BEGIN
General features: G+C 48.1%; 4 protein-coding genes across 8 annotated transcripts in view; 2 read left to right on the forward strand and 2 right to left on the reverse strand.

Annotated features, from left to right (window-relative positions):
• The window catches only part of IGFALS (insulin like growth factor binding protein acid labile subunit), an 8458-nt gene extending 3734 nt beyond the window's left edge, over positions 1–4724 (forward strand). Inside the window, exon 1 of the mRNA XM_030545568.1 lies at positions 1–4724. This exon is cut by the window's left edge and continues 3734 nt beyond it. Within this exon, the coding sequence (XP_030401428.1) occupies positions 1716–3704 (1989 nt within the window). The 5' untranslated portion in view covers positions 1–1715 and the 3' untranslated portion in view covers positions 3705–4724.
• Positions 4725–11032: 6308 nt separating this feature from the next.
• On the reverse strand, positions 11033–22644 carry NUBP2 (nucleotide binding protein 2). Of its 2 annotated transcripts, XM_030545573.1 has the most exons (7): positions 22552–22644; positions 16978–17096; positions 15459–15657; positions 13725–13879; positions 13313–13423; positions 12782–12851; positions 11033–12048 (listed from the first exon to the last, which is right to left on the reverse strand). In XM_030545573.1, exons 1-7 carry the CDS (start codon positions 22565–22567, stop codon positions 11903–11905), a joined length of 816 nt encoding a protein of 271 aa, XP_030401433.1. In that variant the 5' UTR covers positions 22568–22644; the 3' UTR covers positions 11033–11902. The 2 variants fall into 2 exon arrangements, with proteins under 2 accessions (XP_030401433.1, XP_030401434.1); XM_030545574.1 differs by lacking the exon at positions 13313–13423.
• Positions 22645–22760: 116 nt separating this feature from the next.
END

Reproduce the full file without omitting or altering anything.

General features: G+C 48.1%; 4 protein-coding genes across 8 annotated transcripts in view; 2 read left to right on the forward strand and 2 right to left on the reverse strand.

Annotated features, from left to right (window-relative positions):
• The window catches only part of IGFALS (insulin like growth factor binding protein acid labile subunit), an 8458-nt gene extending 3734 nt beyond the window's left edge, over positions 1–4724 (forward strand). Inside the window, exon 1 of the mRNA XM_030545568.1 lies at positions 1–4724. This exon is cut by the window's left edge and continues 3734 nt beyond it. Within this exon, the coding sequence (XP_030401428.1) occupies positions 1716–3704 (1989 nt within the window). The 5' untranslated portion in view covers positions 1–1715 and the 3' untranslated portion in view covers positions 3705–4724.
• Positions 4725–11032: 6308 nt separating this feature from the next.
• On the reverse strand, positions 11033–22644 carry NUBP2 (nucleotide binding protein 2). Of its 2 annotated transcripts, XM_030545573.1 has the most exons (7): positions 22552–22644; positions 16978–17096; positions 15459–15657; positions 13725–13879; positions 13313–13423; positions 12782–12851; positions 11033–12048 (listed from the first exon to the last, which is right to left on the reverse strand). In XM_030545573.1, exons 1-7 carry the CDS (start codon positions 22565–22567, stop codon positions 11903–11905), a joined length of 816 nt encoding a protein of 271 aa, XP_030401433.1. In that variant the 5' UTR covers positions 22568–22644; the 3' UTR covers positions 11033–11902. The 2 variants fall into 2 exon arrangements, with proteins under 2 accessions (XP_030401433.1, XP_030401434.1); XM_030545574.1 differs by lacking the exon at positions 13313–13423.
• Positions 22645–22760: 116 nt separating this feature from the next.